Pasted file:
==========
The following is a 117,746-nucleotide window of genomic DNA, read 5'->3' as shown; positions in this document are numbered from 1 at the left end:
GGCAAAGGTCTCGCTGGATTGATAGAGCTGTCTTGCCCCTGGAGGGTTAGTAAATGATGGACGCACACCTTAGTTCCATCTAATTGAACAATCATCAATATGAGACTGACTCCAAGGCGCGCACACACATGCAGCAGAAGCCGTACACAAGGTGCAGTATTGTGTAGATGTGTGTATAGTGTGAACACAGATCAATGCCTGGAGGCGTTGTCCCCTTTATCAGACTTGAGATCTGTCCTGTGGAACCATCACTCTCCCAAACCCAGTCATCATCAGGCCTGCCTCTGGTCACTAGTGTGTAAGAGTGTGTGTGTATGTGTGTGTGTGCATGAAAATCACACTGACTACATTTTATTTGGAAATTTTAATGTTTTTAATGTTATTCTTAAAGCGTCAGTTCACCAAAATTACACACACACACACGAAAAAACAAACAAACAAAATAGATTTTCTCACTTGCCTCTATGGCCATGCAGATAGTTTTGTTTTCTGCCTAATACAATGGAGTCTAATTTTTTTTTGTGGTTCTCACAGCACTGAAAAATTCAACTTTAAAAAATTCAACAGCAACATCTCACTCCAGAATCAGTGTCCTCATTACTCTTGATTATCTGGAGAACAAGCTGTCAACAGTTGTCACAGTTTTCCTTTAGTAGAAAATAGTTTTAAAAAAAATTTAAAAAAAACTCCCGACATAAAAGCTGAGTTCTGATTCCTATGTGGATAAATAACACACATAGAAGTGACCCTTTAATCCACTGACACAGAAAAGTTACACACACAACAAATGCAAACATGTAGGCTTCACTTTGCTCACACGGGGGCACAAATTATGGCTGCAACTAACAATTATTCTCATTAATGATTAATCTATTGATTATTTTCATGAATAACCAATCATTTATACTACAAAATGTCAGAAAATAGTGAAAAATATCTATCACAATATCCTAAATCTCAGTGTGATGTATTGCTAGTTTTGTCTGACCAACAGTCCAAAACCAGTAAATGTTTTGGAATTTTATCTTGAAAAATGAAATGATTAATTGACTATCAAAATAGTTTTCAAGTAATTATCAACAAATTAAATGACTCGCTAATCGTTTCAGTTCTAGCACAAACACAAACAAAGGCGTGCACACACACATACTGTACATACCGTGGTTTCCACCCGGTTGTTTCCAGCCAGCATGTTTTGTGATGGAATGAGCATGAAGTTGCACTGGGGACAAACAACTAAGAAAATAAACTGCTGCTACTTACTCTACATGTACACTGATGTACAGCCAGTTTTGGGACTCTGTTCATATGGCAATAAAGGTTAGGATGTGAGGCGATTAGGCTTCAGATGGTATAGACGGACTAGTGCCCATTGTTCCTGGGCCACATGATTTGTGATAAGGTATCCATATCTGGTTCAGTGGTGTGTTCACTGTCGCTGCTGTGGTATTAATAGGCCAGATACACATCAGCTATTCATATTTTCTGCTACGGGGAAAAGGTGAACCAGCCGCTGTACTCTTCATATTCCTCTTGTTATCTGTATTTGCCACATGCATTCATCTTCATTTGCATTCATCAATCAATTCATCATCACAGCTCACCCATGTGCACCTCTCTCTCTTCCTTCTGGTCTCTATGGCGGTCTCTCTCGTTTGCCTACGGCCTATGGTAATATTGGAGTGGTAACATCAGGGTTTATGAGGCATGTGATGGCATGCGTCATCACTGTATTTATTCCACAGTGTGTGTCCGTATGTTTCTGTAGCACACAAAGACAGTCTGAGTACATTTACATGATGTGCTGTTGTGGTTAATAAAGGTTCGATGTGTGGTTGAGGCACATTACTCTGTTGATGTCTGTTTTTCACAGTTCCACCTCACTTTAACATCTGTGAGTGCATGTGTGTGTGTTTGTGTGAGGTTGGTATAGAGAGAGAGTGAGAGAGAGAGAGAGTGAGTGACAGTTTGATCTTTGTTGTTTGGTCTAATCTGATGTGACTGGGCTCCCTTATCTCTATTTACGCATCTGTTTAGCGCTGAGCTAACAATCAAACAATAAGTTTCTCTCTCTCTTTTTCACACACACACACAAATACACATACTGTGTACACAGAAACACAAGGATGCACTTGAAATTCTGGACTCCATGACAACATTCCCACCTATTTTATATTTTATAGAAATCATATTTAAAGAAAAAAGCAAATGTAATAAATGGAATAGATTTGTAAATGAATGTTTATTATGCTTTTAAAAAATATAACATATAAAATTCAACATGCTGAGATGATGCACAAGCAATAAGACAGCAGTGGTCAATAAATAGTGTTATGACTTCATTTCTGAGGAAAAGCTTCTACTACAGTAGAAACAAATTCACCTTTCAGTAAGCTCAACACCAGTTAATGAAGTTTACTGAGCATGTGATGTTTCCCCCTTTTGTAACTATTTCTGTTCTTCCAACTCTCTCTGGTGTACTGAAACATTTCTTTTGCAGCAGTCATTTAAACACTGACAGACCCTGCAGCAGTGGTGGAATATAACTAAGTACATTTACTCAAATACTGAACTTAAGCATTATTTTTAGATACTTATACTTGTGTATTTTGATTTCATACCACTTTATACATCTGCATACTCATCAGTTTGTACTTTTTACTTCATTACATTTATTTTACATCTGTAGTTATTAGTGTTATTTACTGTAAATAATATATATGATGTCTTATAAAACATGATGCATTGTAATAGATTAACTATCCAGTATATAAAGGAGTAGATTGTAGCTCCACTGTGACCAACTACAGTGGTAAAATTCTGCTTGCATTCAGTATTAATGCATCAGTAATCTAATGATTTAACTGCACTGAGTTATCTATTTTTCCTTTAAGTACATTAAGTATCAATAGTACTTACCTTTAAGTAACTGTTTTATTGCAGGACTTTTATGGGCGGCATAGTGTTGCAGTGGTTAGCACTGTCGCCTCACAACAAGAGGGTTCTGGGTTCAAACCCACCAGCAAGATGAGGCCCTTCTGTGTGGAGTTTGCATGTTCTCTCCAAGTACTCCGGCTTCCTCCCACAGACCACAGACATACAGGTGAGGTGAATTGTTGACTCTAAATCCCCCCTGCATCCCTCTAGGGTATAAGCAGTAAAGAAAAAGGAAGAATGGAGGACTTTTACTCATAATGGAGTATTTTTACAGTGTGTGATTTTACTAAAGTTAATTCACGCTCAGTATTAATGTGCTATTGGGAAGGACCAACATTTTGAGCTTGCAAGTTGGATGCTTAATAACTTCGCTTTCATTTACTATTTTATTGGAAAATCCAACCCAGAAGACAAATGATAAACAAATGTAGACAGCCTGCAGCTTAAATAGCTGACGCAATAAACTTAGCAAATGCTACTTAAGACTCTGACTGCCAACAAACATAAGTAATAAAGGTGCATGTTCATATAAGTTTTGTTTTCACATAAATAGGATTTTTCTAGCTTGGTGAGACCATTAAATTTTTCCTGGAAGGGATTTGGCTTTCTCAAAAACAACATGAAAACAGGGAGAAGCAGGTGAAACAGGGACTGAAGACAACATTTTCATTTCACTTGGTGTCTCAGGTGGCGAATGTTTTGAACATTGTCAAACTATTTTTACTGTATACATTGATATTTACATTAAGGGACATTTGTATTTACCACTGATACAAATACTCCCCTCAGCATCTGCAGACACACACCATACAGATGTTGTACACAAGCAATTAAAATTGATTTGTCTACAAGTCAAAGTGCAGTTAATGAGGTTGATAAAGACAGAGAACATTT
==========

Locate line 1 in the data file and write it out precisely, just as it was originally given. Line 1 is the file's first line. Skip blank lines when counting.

The following is a 117,746-nucleotide window of genomic DNA, read 5'->3' as shown; positions in this document are numbered from 1 at the left end: